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Mercury Online

Light Pollution, Satellites, and Variable Stars, Oh My!

Image: As humans use more lighting and brighter lighting, the night gets brighter. [NASA Earth Observatory images by Joshua Stevens, using Suomi NPP VIIRS data from Miguel Román, NASA's Goddard Space Flight Center]

This article was originally published in the Autumn 2020 (vol. 49, no. 4) issue of Mercury magazine, an ASP members-only quarterly publication.

Telescopes and astronomical cameras are generally required to do serious science; unfortunately these are both expensive and have steep learning curves. Ever since the advent of the smartphone and its suite of sensors, physics experiments with these devices have become accessible to both students and citizen scientists. Let’s look at some astronomy projects that require just your eyes and a smartphone with one or more free apps — and maybe a tripod.

If you’re not a night person, no worries. NASA’s Sunlight Tracker aims to track changes in the amount of sunlight reaching the ground at different latitudes throughout the year. These measurements will be useful for understanding plant and animal behavior influenced by sunlight and for maximizing the efficiency of solar energy panels. You will need to download a smartphone app that uses the light sensor on your phone. Observations are easy: Place your phone down on level ground on a cloud-free day and use your light sensor app to collect a reading. Then submit data through the Anecdata app — the platform that “Sunlight Tracker” and several other programs mentioned in this column use — which is available for both Android and IOS. Repeat as the seasons change. You can download the entire data set, if you are so inclined — which could be really useful for teachers and students. I’d give this a difficulty rating of “easy.”

Want to help document light pollution? NASA’s Night Sky Light Pollution project wants observers to contribute smartphone photographs of three well-known constellations: the Big Dipper, Orion, or Scorpius. Your images must be taken on a clear, moonless night at least an hour after sunset. Images are submitted through the Anecdata app platform. Astronomers will use your image to calculate the sky brightness at your location. I’d rate this as “moderately easy,” but you must be able to change your camera’s ISO and exposure time settings, which means you’ll need to get familiar with your smartphone camera’s manual mode.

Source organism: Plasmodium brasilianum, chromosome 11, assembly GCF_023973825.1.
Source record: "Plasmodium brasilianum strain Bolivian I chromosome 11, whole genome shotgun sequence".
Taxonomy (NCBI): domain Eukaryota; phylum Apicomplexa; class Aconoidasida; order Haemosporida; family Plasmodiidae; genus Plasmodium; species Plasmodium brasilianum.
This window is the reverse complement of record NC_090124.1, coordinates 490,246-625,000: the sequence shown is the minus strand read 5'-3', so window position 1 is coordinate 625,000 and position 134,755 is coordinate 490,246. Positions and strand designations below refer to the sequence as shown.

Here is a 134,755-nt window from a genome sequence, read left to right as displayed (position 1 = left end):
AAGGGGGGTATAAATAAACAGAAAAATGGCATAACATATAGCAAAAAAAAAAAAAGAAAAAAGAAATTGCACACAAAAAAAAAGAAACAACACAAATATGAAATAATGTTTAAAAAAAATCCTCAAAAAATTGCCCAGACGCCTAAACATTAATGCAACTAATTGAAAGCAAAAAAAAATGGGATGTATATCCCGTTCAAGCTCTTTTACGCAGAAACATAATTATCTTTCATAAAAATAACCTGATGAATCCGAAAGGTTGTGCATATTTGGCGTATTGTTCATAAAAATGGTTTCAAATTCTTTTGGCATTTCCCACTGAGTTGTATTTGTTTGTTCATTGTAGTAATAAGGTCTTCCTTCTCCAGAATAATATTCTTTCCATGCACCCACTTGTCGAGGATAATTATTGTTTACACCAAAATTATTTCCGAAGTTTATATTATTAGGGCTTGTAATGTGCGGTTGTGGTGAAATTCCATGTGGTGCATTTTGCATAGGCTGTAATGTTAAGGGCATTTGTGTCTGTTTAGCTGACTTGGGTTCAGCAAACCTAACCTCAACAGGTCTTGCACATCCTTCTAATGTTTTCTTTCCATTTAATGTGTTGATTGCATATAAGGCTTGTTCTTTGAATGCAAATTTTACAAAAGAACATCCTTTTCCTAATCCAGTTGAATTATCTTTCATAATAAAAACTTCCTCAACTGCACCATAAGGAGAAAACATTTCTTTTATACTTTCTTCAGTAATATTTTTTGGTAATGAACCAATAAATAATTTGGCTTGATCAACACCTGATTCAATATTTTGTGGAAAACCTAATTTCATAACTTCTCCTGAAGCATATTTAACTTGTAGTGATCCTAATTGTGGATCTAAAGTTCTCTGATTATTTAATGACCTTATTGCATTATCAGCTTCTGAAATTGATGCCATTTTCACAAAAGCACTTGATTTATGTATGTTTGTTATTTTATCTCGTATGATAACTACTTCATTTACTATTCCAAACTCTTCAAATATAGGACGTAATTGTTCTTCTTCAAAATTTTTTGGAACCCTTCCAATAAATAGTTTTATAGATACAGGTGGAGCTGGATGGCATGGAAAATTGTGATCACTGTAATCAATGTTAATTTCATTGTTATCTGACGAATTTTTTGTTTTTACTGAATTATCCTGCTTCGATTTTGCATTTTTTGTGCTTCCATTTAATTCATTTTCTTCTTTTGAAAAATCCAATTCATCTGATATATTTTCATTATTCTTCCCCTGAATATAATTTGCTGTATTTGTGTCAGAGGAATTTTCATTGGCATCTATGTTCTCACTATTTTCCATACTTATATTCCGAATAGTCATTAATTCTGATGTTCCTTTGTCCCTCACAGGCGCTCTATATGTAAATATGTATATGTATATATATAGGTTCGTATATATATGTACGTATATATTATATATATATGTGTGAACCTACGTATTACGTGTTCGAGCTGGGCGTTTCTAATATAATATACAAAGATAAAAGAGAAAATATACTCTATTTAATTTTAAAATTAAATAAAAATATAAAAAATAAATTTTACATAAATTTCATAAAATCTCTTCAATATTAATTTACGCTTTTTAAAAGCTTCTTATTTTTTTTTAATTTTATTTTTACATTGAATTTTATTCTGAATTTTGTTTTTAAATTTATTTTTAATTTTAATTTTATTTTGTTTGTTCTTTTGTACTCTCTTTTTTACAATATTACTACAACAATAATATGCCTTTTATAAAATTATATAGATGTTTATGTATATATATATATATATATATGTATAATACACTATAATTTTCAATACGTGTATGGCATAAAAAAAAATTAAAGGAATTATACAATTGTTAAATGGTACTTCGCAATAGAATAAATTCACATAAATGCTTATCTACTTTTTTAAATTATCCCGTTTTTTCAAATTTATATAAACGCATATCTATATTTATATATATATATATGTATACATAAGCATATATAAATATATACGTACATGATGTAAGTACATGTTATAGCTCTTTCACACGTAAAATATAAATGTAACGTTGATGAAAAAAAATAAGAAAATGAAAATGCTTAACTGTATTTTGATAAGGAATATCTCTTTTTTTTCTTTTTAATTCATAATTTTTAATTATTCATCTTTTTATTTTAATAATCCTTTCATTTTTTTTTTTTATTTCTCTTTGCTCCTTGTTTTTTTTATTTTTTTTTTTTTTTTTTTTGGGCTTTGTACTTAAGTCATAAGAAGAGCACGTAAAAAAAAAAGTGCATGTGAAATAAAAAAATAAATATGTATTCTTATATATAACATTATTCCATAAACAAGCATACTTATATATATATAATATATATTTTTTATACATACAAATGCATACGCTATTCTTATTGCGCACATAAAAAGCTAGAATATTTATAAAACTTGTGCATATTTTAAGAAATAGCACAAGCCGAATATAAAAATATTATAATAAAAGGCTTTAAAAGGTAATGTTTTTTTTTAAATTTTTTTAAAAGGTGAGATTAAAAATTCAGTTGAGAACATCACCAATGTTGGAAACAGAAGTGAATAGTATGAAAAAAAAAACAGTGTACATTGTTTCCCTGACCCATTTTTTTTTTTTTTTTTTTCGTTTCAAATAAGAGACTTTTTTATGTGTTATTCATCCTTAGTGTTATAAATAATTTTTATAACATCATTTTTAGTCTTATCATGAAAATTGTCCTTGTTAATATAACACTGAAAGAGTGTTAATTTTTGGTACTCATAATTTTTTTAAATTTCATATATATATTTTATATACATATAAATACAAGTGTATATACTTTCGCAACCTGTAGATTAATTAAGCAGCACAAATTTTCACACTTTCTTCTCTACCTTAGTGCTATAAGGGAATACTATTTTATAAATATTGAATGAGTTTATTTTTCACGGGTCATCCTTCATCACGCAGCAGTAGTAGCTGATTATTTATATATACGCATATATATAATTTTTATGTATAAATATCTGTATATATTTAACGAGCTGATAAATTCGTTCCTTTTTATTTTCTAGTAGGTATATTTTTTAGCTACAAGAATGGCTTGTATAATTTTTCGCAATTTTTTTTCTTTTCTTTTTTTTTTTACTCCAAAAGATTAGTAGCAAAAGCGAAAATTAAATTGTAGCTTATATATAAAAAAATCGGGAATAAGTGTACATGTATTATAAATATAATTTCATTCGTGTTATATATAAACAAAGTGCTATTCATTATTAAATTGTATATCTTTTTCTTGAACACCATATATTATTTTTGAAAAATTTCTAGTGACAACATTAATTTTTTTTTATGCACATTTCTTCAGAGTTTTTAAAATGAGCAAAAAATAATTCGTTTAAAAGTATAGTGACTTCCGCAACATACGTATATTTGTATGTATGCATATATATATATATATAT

“The Loss of Night” is another light pollution app, available for both Android on GooglePlay and IOS on iTunes. Here, your eyes are the light detector. You make observations on a moonless night after astronomical twilight. You’ll input sky conditions, and then the app uses GPS to guide you to specific stars in the sky. When the target star is located, you’ll mark whether of not you can see it. The app warns you if it is too early to observe or if the Moon is not in the correct phase. Your data is automatically (and anonymously) submitted to the My Sky at Night map. I’d rate this app as “easy.” Collecting data for this project is a snap — just follow the directions! By the way, the Loss of the Night app project is operated in cooperation with the Globe at Night, another great project that has its own website with detailed information and a web-based data submission form.

In addition to natural wonders, thousands of human-made satellites orbit our planet. There will soon be thousands more of these low-orbit satellites streaking across the night sky, many visible to the unaided eye. These streaks are another form of light pollution plaguing astronomers. NASA’s Satellite Streak Watcher asks that you submit images taken with your smartphone of satellite streaks. If you want to help document this growing problem, you need a tripod and an inexpensive cellphone bracket. The Heavens-Above database will help you identify satellite locations and times. This project requires extra effort and some additional equipment, so I’d rate it “moderately difficult.”

Dr. Jennifer Birriel is Professor of Physics in the Department of Physics, Earth Science, and Space Systems Engineering at Morehead State University in KY. Read more articles by Jennifer.